DSCN3953From the start of our life together, through the raising of our daughters, and still, Tom and I meet in the kitchen round about six for our evening meal. Monday, as the cold day grew old, I wandered into the kitchen to preheat the oven for our supper. Turning it on, I heard the long click, click, click as our geriatric oven labored to ignite.

As I waited, pulling out a roasting pan and cutting board, I detected motion just beyond our deck. There, in the stark, cold, blue haze of the retreating day, were a family of deer, knee-deep in snow, foraging in the cleared lot next door. Sensing my presence inside the house, I was being watched as much as they were.


They rummaged, deep, through several feet of snow, unearthing decomposing leaves and vegetation. A head would pop up with whatever was found hanging out and snow covering its nose. I admired their gracefulness as they walked through the deep snow and leapt over the mounds of dirt left by the developer of the property.


The deer ate their meals as I prepared ours, the daily rhythms of life quietly coexisting indoors and out.

DSCN3966As the deer moved purposefully along in their journey, they passed me looking out of the dining room window, then out to the front gardens they roamed. For a brief moment they stopped, perhaps casing the plots for a late night raid. The deer looked toward me, viewing them now from the living room window. They made their way to their trampled path in the snow, and off to their forest home, leaping over four feet of snow mounded by the city snowplows, their signature white tales at full mast behind them. I turned and went back to kitchen. It was round about six and time to meet my mate for supper.

I encourage you to click onto the pictures to get a better look at these beautiful creatures.

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. . . at the Arbor House Bar. Look who stopped by early last night for a drink.

DSCN3150 DSCN3154

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t_Childe Hassam - Snow shovels, New EnglandI relish living with four distinct seasons: the crispness of winter, the hopefulness of spring, the freedom of summer’s warmth, and the brilliance of autumn.  I relish each in turn and am often in awe of the beauty of each. This winter, however, is wearing thin, which is odd as it has not been a hard winter, as hard winters go hereabouts.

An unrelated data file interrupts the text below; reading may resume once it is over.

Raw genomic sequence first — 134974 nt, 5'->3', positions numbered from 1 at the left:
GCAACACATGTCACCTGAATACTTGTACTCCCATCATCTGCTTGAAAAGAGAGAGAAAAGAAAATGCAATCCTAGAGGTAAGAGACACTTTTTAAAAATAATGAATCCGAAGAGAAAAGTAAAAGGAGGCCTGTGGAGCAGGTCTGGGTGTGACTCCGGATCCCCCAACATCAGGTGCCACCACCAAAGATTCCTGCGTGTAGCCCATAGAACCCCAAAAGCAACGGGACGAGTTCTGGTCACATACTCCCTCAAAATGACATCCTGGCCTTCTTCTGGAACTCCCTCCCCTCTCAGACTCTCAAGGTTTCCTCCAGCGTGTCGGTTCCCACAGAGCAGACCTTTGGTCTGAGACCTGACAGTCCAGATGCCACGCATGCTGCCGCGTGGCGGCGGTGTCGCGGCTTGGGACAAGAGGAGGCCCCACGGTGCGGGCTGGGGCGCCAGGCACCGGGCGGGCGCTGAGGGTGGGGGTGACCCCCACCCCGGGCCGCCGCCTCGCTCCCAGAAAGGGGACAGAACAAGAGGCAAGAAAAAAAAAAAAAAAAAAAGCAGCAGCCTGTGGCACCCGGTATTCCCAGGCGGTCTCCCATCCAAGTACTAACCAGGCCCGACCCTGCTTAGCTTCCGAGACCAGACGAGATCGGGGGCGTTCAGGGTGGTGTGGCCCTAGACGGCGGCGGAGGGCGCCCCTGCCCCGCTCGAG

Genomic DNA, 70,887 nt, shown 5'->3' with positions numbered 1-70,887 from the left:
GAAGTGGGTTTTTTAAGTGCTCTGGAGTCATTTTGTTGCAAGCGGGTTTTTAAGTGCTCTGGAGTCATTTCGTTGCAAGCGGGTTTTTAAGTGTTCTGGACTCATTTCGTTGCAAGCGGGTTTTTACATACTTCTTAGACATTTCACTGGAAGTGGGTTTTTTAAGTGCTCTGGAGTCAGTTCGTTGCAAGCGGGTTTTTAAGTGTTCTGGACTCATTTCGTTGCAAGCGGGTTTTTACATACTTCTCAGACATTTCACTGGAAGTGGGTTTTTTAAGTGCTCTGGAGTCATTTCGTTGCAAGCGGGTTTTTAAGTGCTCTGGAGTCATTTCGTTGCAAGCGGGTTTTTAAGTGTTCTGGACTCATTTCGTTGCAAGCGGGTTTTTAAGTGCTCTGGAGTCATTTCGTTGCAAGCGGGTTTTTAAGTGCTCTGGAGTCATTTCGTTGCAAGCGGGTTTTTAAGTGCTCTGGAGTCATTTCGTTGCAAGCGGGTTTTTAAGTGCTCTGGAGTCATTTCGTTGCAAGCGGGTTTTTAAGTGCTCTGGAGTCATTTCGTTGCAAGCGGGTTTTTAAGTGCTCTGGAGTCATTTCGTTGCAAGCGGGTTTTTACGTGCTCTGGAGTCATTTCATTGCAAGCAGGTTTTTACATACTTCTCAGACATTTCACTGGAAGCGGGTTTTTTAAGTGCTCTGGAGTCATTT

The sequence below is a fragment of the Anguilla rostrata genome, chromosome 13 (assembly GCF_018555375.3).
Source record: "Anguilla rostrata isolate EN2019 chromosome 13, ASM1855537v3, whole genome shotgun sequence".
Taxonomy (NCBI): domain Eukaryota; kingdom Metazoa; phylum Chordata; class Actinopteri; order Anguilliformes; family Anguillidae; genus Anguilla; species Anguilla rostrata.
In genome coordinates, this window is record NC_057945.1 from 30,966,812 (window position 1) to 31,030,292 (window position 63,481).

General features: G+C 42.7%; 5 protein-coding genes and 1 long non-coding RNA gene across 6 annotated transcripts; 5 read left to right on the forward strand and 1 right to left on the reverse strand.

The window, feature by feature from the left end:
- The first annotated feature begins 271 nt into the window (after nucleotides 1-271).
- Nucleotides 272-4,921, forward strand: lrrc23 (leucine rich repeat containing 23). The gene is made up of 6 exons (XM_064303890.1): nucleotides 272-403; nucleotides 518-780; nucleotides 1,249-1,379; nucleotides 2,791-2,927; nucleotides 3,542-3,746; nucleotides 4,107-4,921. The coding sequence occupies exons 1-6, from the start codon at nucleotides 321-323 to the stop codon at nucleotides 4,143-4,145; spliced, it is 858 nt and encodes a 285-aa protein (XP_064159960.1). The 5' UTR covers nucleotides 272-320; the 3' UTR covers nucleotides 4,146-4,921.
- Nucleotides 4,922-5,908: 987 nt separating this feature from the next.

Our latest snow was but a few inches; not much for the Chicago area, and, as I am told, not particularly hard to shovel as shoveling snow goes. Easy for me to say, of course, as I sat at my desk, all cozy and warm, while the Antler Man was out making a path, a very long path, for me to escape from.

So why, I wonder, has it seemed like such a long winter? Could it be just that feeling come February that those of us in northern climes experience? Cabin fever, no matter how many inches accumulate, how many degrees the mercury dips, or that we’ve even been holed up in our cabins that long? Is it just time to begin feeling restless?

I pondered this cabin fever I have as I looked out at the new fallen snow, with all its beauty clinging to tree limbs and cars, mailboxes and urns, a great expanse of confectioner’s delight on a late winter’s day.

The cardinals and starlings were at the suet feeder and a pair of red-tailed hawks were doing their winged waltz up above.

A neighbor’s dog could be seen, running in frenetic circles, a little black storm cloud amid the white snow.

Two squirrels chatted, up on a limb, their bushy tails curled up in question marks,as they inquired of each other’s day, wondering, perhaps, where the last of the walnuts were buried.

The deer are so much easier to see in the snow. One stood, stock still,  just beyond the arbor, watching as I went out to check the mail. I had interrupted her afternoon break, a frozen white smoothie in the birdbath.

As I trudged through the slush and the snow, like Susie in her galoshes along in the slush, I noticed movement beyond. I stopped. When one lives on a road called the Cutoff, one learns to stop often, to listen, to watch. There they were, an outdoor classroom of creatures, recess from a spell of yarding up, all prancing from east to west, leaping over the driveway; one, two, three, four, five, six, seven and eight, together, nine, ten, eleven and twelve. Their graceful movement and precision a sight to behold; Swan Lake in hooves atop the snowy Cutoff stage. I wanted to clap, Bravo, encore,  more, but, then they were gone, into the forest. I picked up the mail, trudged back to my cabin, the doe still sipping her tea, and I thought, spring is coming, with all its hopefulness, and maybe, perhaps, I could endure a bit more of winter after all.


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Two Look at Two

I see him now, often; roaming silently through the brush. Looking out the kitchen windows as I start dinner. Reading the mail. I catch sight of the long tips of the now full rack blending with the barren tips of the tree branches. Often, a doe, rushing past, is the first clue that he, or a brother, is nearby. This king of our little forest is the one I wanted to see, however. Thursday, I finally saw him. Close. Eight points, at least. He was there, in sight,  right off the deck, then behind the garage – just as Tom was coming in the door.

“Buck” I shouted, floundering for my camera. “Big Buck”.

Tom looked at me for an instant, not quite sure what I was saying, then turned. A few yards away, the king of our little forest walked, majestically, past our arbor, in hot pursuit of his mate.

There we were, like Donner and Blitzen, rushing across our drive and into our neighbors’ yard, in equally hot pursuit of the buck. Most of the herd was out, the boys either resting on the ground or off to side, the girls in high anticipation.